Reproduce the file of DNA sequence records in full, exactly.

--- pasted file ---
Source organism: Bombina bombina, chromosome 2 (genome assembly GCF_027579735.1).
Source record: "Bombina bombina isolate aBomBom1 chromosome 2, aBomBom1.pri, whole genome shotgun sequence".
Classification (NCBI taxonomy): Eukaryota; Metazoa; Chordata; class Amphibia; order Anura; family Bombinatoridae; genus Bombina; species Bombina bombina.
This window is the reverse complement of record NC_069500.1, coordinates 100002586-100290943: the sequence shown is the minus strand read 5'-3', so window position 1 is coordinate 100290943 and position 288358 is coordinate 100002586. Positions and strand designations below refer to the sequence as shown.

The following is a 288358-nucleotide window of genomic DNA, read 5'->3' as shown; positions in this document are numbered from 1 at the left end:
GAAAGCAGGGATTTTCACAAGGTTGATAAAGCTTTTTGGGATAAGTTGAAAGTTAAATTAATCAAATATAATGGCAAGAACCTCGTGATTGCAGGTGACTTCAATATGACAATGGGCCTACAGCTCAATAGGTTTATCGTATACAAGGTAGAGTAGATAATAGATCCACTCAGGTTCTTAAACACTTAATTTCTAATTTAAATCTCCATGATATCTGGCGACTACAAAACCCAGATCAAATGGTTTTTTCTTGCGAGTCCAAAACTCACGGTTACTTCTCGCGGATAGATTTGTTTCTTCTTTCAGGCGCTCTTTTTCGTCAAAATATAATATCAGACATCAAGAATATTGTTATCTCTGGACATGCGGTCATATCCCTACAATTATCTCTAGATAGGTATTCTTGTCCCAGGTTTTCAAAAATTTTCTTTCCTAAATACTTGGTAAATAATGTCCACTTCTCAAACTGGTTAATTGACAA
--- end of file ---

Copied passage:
Source organism: Bombina bombina, chromosome 2 (genome assembly GCF_027579735.1).
Source record: "Bombina bombina isolate aBomBom1 chromosome 2, aBomBom1.pri, whole genome shotgun sequence".
Classification (NCBI taxonomy): Eukaryota; Metazoa; Chordata; class Amphibia; order Anura; family Bombinatoridae; genus Bombina; species Bombina bombina.
This window is the reverse complement of record NC_069500.1, coordinates 100002586-100290943: the sequence shown is the minus strand read 5'-3', so window position 1 is coordinate 100290943 and position 288358 is coordinate 100002586. Positions and strand designations below refer to the sequence as shown.

The following is a 288358-nucleotide window of genomic DNA, read 5'->3' as shown; positions in this document are numbered from 1 at the left end:
GAAAGCAGGGATTTTCACAAGGTTGATAAAGCTTTTTGGGATAAGTTGAAAGTTAAATTAATCAAATATAATGGCAAGAACCTCGTGATTGCAGGTGACTTCAATATGACAATGGGCCTACAGCTCAATAGGTTTATCGTATACAAGGTAGAGTAGATAATAGATCCACTCAGGTTCTTAAACACTTAATTTCTAATTTAAATCTCCATGATATCTGGCGACTACAAAACCCAGATCAAATGGTTTTTTCTTGCGAGTCCAAAACTCACGGTTACTTCTCGCGGATAGATTTGTTTCTTCTTTCAGGCGCTCTTTTTCGTCAAAATATAATATCAGACATCAAGAATATTGTTATCTCTGGACATGCGGTCATATCCCTACAATTATCTCTAGATAGGTATTCTTGTCCCAGGTTTTCAAAAATTTTCTTTCCTAAATACTTGGTAAATAATGTCCACTTCTCAAACTGGTTAATTGACAA